It’s easy to miss Las Minas (Spanish for The Mines) from Highway 88. It’s right next to a Shell gas station mini-mart, which is next door to Belinda & Steve’s Feed, Seed, and Supply on the south side of the highway. After scouting the Las Minas website and Google Maps, I figured out that Las Minas has a drive-thru at the back of the building so we could get our food quickly.
The Las Minas website menu is not well ordered. For example, the page with lunch specials has many options that say “dinner” on them, and there some other options on the Las Minas Specials webpage that have lunch and dinner prices. I decided to order one of those specials, the flautas. My mother was concerned that all the lunch specials would be too spicy, so she ordered a shrimp salad.
My mother called ahead and ordered, but the person who took the order decided to give me chicken flautas. I wanted beef, which was my fault because I should have specified the meat. My mother called them back and the Las Minas staff had no trouble changing the order. They also took my mother’s credit card information over the phone, and we told them we would be there to pick up our lunches in a half-hour.
I drove up with my mother because we thought she would have to sign a paper slip. When we arrived at the drive-up window, there was no one else in line. The cheerful woman who opened the window pulled down her mask to talk to us, which was a little disconcerting but only a little since my mother and I were in our car and there was fresh air between the car and the window.
Once we told her who we were, we received our food contained in various Styrofoam containers in a plastic bag. The employee told us we didn’t need to sign a credit card receipt, so we were on our way and back home in Jackson in about 20 minutes.
In addition to our meals in Styrofoam boxes, we had two lidded cups of salsa, another lidded cup of salad dressing, and a bag filled with tortilla chips.
I started off with the chips and salsa, as I would if we were eating inside a restaurant since that’s what Mexican restaurants start off with (at least in my experience). The flour tortilla chips were flavorful and the taste of the salsa started off sweet. A few seconds later, I felt the kick of medium heat.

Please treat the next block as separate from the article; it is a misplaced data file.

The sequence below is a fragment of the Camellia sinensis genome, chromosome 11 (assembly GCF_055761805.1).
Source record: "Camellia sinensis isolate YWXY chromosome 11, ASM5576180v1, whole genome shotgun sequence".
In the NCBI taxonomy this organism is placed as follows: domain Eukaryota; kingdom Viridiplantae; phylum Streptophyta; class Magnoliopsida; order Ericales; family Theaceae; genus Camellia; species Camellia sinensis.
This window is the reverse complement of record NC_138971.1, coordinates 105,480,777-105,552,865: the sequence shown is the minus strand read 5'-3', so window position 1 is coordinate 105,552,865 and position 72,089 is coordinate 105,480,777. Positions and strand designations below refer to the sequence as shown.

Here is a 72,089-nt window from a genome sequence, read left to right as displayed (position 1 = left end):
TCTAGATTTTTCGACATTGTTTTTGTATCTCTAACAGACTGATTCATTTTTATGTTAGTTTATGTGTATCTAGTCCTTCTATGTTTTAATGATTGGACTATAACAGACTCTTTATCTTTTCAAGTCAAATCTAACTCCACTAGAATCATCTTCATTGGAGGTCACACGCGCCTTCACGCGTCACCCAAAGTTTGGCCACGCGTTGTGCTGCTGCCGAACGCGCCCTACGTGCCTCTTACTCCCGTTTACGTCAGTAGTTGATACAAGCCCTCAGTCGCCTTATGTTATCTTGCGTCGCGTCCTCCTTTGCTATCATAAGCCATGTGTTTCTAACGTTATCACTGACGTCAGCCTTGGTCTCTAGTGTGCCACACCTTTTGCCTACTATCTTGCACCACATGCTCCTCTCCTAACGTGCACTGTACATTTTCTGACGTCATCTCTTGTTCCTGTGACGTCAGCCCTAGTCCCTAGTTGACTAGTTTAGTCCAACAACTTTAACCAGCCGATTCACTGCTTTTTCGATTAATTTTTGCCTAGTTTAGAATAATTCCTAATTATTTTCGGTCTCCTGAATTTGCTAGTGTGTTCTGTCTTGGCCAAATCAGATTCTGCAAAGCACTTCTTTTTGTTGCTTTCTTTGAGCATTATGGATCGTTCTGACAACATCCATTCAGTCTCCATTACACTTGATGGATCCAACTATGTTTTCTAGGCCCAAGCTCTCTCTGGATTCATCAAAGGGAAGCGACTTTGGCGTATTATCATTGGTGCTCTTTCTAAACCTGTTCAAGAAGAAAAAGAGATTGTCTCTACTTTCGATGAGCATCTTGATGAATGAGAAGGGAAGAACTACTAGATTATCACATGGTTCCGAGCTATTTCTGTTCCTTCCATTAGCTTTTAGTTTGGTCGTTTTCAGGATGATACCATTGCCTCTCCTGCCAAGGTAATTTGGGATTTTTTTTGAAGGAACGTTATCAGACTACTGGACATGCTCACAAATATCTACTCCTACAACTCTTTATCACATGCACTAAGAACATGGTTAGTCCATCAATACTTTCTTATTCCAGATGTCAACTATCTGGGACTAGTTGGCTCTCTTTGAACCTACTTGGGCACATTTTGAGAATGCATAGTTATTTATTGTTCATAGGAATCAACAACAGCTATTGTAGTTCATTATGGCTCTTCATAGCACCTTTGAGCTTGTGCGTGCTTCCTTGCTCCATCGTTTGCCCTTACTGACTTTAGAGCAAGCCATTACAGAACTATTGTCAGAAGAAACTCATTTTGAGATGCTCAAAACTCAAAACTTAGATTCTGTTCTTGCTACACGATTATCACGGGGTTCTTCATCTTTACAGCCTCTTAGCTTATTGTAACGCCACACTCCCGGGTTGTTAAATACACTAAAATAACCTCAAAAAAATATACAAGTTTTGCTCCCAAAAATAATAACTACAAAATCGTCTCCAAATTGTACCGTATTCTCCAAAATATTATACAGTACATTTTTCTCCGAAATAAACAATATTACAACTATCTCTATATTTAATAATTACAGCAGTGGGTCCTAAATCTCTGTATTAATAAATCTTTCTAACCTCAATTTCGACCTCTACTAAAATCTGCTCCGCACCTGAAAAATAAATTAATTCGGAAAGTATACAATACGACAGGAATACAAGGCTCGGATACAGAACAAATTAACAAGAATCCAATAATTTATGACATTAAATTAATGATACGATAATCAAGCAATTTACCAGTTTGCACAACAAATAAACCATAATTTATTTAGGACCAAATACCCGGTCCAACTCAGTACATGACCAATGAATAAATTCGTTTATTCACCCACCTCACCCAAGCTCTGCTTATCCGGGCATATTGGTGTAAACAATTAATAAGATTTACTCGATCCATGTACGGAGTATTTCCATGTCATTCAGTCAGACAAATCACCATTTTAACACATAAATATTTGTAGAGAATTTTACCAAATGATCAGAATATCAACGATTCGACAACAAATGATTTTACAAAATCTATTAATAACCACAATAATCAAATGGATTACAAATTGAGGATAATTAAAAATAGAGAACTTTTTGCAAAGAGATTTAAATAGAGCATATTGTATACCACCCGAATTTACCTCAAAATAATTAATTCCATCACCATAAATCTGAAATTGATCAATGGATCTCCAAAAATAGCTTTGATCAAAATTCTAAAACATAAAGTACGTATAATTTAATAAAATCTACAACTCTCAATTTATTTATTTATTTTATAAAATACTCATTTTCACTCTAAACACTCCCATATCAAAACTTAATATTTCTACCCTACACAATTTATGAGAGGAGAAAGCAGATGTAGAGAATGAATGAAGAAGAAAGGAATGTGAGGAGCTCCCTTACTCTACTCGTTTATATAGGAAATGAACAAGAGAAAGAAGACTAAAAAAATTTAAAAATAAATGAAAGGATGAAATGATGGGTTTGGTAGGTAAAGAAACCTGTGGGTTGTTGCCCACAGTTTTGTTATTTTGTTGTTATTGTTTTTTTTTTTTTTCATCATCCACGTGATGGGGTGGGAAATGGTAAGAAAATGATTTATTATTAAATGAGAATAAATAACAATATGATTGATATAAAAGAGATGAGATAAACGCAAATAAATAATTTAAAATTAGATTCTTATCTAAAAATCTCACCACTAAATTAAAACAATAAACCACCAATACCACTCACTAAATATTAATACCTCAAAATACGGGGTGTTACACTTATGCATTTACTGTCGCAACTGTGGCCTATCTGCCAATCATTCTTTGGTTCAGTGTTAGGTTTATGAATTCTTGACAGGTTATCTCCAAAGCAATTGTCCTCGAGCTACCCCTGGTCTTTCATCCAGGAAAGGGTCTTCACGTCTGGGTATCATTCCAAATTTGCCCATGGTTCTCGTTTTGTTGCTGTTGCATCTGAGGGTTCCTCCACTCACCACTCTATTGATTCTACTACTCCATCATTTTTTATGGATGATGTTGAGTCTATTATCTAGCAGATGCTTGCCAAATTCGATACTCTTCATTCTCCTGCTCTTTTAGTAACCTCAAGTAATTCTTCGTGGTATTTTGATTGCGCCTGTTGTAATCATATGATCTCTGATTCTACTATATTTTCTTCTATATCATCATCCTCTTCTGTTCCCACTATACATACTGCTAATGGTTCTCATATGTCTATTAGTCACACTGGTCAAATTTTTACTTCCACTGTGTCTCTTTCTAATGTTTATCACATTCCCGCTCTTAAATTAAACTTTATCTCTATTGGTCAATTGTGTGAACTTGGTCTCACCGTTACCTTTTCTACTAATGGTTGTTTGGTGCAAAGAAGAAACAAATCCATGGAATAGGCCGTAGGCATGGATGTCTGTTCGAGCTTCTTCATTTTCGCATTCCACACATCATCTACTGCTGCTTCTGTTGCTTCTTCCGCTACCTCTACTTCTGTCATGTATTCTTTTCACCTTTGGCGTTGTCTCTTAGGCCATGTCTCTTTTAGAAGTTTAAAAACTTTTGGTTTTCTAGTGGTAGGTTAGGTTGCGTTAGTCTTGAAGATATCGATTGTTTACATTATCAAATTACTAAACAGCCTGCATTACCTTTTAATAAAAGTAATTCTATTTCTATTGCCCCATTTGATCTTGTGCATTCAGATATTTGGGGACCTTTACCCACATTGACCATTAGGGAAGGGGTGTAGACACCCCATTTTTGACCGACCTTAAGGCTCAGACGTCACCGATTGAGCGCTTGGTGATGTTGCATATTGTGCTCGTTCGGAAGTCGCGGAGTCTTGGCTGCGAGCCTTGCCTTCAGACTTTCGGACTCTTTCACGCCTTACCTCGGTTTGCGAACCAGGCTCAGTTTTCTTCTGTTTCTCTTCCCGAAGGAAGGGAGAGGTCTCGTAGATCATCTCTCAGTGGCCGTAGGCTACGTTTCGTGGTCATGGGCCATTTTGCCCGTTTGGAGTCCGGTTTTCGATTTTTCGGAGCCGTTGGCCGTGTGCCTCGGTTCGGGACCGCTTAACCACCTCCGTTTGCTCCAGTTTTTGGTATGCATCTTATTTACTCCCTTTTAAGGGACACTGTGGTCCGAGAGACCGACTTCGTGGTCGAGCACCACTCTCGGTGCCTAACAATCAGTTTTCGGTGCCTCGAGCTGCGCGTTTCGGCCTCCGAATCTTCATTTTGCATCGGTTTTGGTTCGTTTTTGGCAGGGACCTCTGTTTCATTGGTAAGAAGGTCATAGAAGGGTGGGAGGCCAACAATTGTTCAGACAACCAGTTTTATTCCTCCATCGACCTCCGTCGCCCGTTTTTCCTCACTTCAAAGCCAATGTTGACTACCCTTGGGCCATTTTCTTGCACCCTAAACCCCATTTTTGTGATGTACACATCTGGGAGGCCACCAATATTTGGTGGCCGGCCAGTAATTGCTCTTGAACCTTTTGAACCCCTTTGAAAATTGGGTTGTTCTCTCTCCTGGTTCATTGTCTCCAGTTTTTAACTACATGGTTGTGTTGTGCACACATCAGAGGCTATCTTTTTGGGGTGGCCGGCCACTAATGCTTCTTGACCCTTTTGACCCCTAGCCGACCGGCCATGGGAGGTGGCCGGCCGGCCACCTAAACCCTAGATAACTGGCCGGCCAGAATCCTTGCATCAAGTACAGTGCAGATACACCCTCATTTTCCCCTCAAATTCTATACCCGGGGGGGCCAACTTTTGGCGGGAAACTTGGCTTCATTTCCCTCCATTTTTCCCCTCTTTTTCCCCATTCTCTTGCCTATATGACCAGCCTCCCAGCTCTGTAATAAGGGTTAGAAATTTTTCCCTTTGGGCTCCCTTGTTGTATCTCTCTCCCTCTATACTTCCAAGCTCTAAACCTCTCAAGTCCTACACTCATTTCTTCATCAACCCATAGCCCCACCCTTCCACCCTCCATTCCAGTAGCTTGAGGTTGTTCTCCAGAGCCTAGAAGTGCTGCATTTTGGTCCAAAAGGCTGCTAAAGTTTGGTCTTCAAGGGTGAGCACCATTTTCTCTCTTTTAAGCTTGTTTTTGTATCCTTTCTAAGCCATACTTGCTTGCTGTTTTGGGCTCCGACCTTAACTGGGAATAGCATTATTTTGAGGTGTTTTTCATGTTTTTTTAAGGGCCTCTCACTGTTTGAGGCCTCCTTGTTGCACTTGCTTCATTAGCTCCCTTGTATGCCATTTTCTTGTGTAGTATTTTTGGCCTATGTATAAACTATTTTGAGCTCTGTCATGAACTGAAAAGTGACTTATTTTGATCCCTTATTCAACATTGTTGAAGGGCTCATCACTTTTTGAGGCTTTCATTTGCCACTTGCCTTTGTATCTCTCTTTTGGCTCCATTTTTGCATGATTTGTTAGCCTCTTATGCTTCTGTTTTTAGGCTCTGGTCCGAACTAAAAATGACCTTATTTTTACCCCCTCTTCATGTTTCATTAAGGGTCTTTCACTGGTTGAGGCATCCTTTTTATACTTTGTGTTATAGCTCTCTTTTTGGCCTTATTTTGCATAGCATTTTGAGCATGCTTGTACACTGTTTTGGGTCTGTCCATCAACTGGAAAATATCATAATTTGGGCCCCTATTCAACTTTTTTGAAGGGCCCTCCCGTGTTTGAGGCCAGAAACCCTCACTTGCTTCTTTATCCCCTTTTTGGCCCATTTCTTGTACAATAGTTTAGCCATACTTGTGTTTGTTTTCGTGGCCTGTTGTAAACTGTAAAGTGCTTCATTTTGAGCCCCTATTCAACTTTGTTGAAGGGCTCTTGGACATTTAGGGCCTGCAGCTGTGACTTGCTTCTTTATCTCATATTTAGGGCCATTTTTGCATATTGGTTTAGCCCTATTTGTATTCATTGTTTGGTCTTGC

When I ordered the flautas, I wasn’t sure if the special came with sides of refried beans, Spanish rice, and a lettuce salad, or if I would have to select from one of the three. It turned out I got all three, and I found a small scoop of rice sitting atop a bed of refried beans and cheese. Instead of lettuce, I found guacamole for dipping.
The two flautas had good crunch but weren’t over-fried. Both flautas had a little bit of melted cheese on top, and the insides had some cheese and nuggets of ground beef inside. The flautas went well with the guacamole as well as sour cream that I didn’t find until I started eating the Spanish rice.
The rice had moderate spices but wasn’t hot, and the clumps of rice stayed on my fork without any trouble. The refried beans were typical of what I’ve found at many Mexican restaurants: A glob of beans and cheese, but you can’t taste any individual beans.
My mother’s shrimp salad looked straightforward with a bed of lettuce with cheese-covered grilled shrimp in the middle. Sliced tomatoes sat in the corners of the box, and slices of avocado between each tomato slice. And lots of shredded cheese (maybe Monterey jack) on top. The menu said there were bell peppers, but my mother couldn’t see or taste any peppers.
She thought the salad dressing in the separate lidded cup was tartar sauce at first. When my mother took a taste of it, she realized it was spicy salad dressing and so she left it in its cup. Despite that, she thought the vegetables were crispy and tasty, and the shrimp was easy to eat.
Her only disappointment was that there was a lot of water at the bottom of the Styrofoam box as she finished the salad, but this is the natural result of having fresh vegetables in a salad.
For $7.99, I got a substantial lunch. Unfortunately, I had to take the chips off the lid of the Styrofoam container so I could heat it up for about 30 seconds, but that’s all it took for my lunch to be nice and warm again.
My mother said that the shrimp she had in her salad was much like the small shrimp you can buy at a grocery store. She contrasted the salad with the shrimp salad she had from El Mira Mar three months earlier, and she noted that the El Mira Mar shrimp was much bigger. Otherwise, she couldn’t tell the difference between the shrimp salads at El Mira Mar and Las Minas.
We bring out our green light for Las Minas. Their lunches fill you up for the rest of the afternoon for a reasonable price. The total price for our lunches was a little over $19.
Want to Try Them?
Las Minas is open every day from 11:00 a.m. to 8:00 p.m. for lunch and dinner. They’re located at 20220 Highway 88 in Pioneer—just look for the Shell station on the right side of the road as you travel east on the highway.
If you want to order, you can view the menu and specials on the Las Minas website. They only offer takeout orders while Amador County remains in the purple virus tracking tier. When you’re ready to order, call them at 209-296-6400.
Amador Business Ticker food reviews are adventures in local dining with Editor Eric Butow and his mom.